GameStop (NYSE:GME), AMC Entertainment (NYSE:AMC), and a few others were the primary targets of the recent short squeeze phenomenon, but they aren't the only stocks hedge funds and other big investors are betting against. There are four financial sector stocks in particular that have an unusually high level of short interest as well. In this Fool Live video clip, recorded on Feb. 8, Fool.com contributor Matt Frankel, CFP, and Industry Focus host Jason Moser discuss the financial short-seller targets and why big investors might have a negative outlook. 

Matt Frankel: These are the financials that investors are betting against. This is in descending order. Number one is Rocket Mortgage (NYSE:RKT). 37% short interest. Thirty-seven percent of the float is sold short right now. Number two, Lemonade (NYSE:LMND). Our favorite insurance player here, over 22%.

Jason Moser: Twenty-two? Wow.

Frankel: Over 22% is sold short. Like you said, there could be a legitimate short case to be made. I mean, Lemonade is not a cheap stock.

Moser: Yeah.

Frankel: Just like Bill.com (NYSE:BILL) they have a high valuation, so people might be betting against it. One important lesson I learned in investing is if you can't understand the other case, if you're a bull, if you can't understand the bear case of something, you haven't done enough research yet.

Moser: That's good.

Matt Frankel: Number three is a company called Credit Acceptance (NASDAQ:CACC). Ticker symbol is CACC. They provide financing for auto dealerships. They're a subprime auto financer. Their short interest is about 19%. Number four is Voya Financial (NYSE:VOYA). I don't know if you're familiar with Voya, Jason.

Moser: I'm not.

Frankel: You remember a company called ING?

Moser: Yeah, absolutely.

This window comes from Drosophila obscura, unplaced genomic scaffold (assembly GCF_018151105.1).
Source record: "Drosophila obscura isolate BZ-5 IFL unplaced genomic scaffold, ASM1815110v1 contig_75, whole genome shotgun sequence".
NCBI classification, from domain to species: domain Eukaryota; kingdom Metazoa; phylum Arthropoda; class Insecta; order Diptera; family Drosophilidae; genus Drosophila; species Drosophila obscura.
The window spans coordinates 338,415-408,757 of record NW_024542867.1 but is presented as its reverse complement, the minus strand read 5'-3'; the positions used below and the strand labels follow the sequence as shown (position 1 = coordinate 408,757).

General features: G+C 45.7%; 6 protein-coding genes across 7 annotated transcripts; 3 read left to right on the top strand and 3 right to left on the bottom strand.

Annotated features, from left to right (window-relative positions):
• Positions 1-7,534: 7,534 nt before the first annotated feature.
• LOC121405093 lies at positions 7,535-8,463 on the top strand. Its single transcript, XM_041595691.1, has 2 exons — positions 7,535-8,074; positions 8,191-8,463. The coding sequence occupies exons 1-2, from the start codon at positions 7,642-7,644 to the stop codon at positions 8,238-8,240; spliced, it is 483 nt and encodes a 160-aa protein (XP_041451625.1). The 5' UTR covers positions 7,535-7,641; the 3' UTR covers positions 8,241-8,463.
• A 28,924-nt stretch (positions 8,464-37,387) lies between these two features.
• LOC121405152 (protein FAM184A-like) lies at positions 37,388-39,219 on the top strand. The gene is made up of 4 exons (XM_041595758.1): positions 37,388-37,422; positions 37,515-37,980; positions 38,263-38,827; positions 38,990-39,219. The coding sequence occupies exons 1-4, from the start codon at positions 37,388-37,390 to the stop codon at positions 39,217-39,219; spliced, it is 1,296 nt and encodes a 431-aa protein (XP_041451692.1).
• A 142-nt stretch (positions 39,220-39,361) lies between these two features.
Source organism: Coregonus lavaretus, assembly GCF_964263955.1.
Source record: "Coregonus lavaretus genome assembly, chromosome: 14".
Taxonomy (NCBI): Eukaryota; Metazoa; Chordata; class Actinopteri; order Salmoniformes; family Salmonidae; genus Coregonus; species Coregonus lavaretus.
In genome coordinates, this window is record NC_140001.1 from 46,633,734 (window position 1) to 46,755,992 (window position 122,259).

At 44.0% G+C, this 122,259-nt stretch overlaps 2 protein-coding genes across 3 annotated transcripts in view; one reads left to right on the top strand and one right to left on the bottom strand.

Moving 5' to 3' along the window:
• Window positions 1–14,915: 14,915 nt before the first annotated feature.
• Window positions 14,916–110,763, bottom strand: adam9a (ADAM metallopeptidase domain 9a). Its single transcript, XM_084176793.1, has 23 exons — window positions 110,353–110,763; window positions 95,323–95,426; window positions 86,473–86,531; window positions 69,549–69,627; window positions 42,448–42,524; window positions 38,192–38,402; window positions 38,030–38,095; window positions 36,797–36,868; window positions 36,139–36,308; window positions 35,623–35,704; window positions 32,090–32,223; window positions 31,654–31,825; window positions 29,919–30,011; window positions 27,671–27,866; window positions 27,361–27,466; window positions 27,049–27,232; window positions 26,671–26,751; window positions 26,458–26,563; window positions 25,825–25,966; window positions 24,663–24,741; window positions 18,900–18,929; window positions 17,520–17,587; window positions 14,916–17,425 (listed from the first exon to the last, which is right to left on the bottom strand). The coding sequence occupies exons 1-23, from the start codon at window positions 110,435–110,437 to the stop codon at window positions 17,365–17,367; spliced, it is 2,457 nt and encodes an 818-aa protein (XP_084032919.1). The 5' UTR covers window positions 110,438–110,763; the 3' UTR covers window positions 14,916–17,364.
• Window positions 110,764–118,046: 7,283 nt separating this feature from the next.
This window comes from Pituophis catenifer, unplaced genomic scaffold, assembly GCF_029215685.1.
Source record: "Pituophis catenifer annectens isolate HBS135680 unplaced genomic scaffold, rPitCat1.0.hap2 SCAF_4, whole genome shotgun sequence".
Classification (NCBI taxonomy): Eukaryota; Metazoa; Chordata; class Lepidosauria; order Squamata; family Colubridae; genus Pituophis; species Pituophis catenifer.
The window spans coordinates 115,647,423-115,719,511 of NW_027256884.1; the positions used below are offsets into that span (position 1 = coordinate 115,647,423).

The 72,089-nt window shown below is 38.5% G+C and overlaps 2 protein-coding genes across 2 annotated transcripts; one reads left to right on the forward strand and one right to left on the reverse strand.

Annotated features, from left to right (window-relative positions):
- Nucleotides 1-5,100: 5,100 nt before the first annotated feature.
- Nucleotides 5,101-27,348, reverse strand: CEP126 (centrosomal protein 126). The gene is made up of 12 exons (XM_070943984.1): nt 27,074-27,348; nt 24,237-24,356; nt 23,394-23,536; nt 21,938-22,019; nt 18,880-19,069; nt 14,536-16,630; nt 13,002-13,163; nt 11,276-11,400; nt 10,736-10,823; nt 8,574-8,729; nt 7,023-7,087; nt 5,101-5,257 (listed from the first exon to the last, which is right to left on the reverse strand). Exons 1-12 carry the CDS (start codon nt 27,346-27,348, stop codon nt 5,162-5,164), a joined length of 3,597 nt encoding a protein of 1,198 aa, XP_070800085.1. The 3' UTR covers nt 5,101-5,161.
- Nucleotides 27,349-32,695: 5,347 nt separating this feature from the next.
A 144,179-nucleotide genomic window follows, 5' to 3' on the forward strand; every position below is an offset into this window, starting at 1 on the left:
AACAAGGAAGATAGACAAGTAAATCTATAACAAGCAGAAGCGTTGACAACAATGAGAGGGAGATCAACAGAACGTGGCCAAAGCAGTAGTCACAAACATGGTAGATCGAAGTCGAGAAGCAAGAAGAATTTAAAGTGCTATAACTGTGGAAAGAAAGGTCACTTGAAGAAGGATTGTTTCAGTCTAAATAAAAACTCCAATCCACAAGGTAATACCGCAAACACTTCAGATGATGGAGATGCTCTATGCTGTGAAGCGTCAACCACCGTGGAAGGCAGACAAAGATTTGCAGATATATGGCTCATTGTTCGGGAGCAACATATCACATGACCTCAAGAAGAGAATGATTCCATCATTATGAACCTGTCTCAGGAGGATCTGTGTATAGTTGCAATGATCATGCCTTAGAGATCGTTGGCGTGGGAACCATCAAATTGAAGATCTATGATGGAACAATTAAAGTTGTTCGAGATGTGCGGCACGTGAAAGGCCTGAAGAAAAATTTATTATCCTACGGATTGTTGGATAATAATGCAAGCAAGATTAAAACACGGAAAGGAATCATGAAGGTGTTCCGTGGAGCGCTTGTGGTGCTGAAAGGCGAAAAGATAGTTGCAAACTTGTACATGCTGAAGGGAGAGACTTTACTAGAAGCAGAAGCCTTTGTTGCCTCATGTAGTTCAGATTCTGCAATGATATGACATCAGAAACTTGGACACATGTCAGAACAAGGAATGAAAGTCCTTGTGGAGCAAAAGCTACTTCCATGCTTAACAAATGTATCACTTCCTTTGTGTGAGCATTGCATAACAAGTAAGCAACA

Frankel: That's what ING turned into.

Moser: Ahh, OK, I got you.

Frankel: ING used to be at, where was it? Switzerland? I think it was based somewhere in Europe. They spun off their North American operations into Voya. So they're investments, retirement, ING had a thing called ShareBuilder that was really popular. They were one of the original high-yield savings accounts online.

Moser: I do remember ShareBuilder being Voya.

Frankel: Yeah. Those still exist in one form or another under Voya's banner. All four of those are very heavily bet against. Rocket by far is number one.

Moser: Yeah, that seems a bit. Wow, that's such a big market opportunity, and Rocket seems to have such brand identity in that space. That seems to be a risky one. I mean, valuation is so squishy and so subjective. I mean, it is much art as it is science. Then what's that old saying? The market can remain irrational much longer than you can remain solvent.

Frankel: That's absolutely true. With Rocket, my gut feeling is that, like we said last week, the mortgage market has been extraordinarily great over the past year. Interest rates were low, everyone is refinancing, everyone is buying houses, home prices are going up. Maybe people are just betting that that's not going to last forever.

This article represents the opinion of the writer, who may disagree with the “official” recommendation position of a Motley Fool premium advisory service. We’re motley! Questioning an investing thesis -- even one of our own -- helps us all think critically about investing and make decisions that help us become smarter, happier, and richer.